Far too long ago I promised a list of my recommended hostels in Southeast Asia. My similar list of Recommended Hostels in Latin American has been popular and, more importantly, has saved me having to regurgitate a list of names whenever I meet someone heading that direction, so I’m hoping this list will have the same benefits all round.
Once again in order of my route, not preference, here are my recommended hostels in Southeast Asia:
Singapore: Beary Best
Although it’s definitely aimed at girls (the place is filled with teddy bears), even the boys can’t knock the cleanliness and homely feel of this hostel (and, boys, the place is filled with girls so that can’t be a bad thing!). In a country where you’re asked to remove your footwear inside, this is one of the few places I felt confident padding into the bathrooms barefoot. The lady running this place coaxed me out of my misery and jetlag with free beer and snacks and if you want more of the same, you’re just above Chinatown.
Indonesia, Bali, Seminak: The Island
Probably amongst my top 3 favorite hostels ever. A pool, a sun terrace, a bar, air conditioned dorms with sheer curtains for a bit more privacy (though not that much: note to the couple in bed next to me), airport pick up and a free massage for every 5 night stay, this place is as close to a hotel as you can get without the price tag. Sure, it costs more than all of the places on Poppy’s I or II in Kuta, but so what. Did I mention the pool and free massage? It was probably no coincidence this place also attracted an amazing group of interesting people.
Indonesia, Bali, Ubud: Nick’s Pension
Everything was great about this place apart from the staff, which had an unfriendly aversion to backpackers. It was another pricier-than-most option, but I was craving views of rolling rice paddy fields (which I got) and I had become addicted to the pool at The Island, so was lured in by the promise of that, too. A fresh pot of green tea would magically appear on my patio each morning, the breakfast was worth getting up for and there was also room service, which was a great time saver when I was packing for an early morning bus (otherwise the food in the town is way better).
The staff issue arose when I tried to book more nights. I was told in no uncertain terms that the pension was fully booked – not true according to several websites. I confronted the staff who said if I booked online, they would simply move me to the more downscale option in their group of properties. My advice: don’t let their stuffiness put you off, just make sure you book all the nights you want upfront and online.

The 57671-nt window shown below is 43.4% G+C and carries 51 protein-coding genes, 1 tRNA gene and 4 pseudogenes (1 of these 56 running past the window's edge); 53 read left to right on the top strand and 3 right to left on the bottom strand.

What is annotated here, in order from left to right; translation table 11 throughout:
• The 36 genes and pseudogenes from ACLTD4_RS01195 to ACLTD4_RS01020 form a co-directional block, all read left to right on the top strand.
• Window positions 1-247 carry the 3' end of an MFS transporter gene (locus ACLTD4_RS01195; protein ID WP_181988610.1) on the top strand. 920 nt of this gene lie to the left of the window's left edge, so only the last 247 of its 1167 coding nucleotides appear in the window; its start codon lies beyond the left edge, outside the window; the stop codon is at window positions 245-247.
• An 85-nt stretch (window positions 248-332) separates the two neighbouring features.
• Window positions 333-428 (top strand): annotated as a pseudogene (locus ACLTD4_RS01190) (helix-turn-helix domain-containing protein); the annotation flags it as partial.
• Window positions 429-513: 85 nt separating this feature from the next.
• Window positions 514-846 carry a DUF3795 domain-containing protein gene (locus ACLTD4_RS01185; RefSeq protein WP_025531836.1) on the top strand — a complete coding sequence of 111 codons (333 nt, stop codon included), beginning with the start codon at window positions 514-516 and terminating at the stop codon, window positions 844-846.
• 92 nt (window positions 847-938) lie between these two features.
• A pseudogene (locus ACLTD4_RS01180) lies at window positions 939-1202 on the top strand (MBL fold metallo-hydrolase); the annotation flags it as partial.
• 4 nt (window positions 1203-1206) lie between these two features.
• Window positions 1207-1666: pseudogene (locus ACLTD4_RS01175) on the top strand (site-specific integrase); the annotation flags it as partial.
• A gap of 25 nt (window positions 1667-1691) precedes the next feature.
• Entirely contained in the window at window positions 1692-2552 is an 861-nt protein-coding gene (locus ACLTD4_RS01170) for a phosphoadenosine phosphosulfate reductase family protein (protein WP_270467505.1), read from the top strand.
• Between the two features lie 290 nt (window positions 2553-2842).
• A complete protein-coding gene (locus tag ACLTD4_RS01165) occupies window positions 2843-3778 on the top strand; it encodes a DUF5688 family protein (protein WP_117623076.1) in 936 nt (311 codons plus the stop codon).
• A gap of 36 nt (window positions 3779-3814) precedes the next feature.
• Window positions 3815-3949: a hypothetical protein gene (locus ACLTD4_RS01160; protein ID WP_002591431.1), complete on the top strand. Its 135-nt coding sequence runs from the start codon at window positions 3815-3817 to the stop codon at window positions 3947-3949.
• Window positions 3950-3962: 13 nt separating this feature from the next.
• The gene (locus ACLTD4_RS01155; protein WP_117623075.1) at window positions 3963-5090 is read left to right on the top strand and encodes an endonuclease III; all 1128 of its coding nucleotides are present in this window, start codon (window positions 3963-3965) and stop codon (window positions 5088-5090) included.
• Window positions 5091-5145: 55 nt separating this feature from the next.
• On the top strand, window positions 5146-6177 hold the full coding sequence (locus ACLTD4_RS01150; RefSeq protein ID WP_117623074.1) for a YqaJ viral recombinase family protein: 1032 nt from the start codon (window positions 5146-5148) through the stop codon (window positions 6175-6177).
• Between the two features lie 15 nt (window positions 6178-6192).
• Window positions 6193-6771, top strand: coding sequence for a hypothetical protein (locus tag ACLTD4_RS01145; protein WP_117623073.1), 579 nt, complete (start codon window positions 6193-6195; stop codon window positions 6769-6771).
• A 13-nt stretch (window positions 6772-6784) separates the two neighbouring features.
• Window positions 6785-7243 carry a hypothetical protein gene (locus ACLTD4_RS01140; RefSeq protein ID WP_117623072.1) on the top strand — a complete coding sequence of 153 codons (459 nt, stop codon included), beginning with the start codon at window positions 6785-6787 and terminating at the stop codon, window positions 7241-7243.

Malaysian Borneo, Sarawak: Paganakan DII
Photo by: acivillibrarian.
If you want to visit the Sepilok Orangutan Sanctuary, the long houses (that sleep over 2o people but are extremely spacious) are a great choice. You get to enjoy the acres of jungle-esque gardens, swing in the hammocks, chill out in the onsite restaurant/bar and tv room for a smidgen of the cost of the private rooms. The owners were super accommodating. Not only do they do a daily drive to and from the sanctuary, they even called up and booked me a bus ticket.
Malaysia, Kuala Lumpur: Reggae Guest House
Photo by: prisoneroffreedom.
Yes, that is two places and, yes, they are run by the same company and, yes, they are doors down from each other in Chinatown in the heart of KL. If you pass through the city more than once, as I did (KL is home to Air Asia so a great flight hub), you might want to try both. Helpful staff, cosy, clean and well located, there was nothing to dislike about these hostels. The owners have also developed an affiliation and discount with the Reggae Bar that sits in the street below the hostels, which is ideal if you’re new to town or tired and want an easy night out. At the time of my visit the same company were opening Reggae Mansion across town. I’ve heard mixed feedback on this more upscale option. Message me if you’ve stayed there and I’ll give it a try next time I fly through.
Update May 2013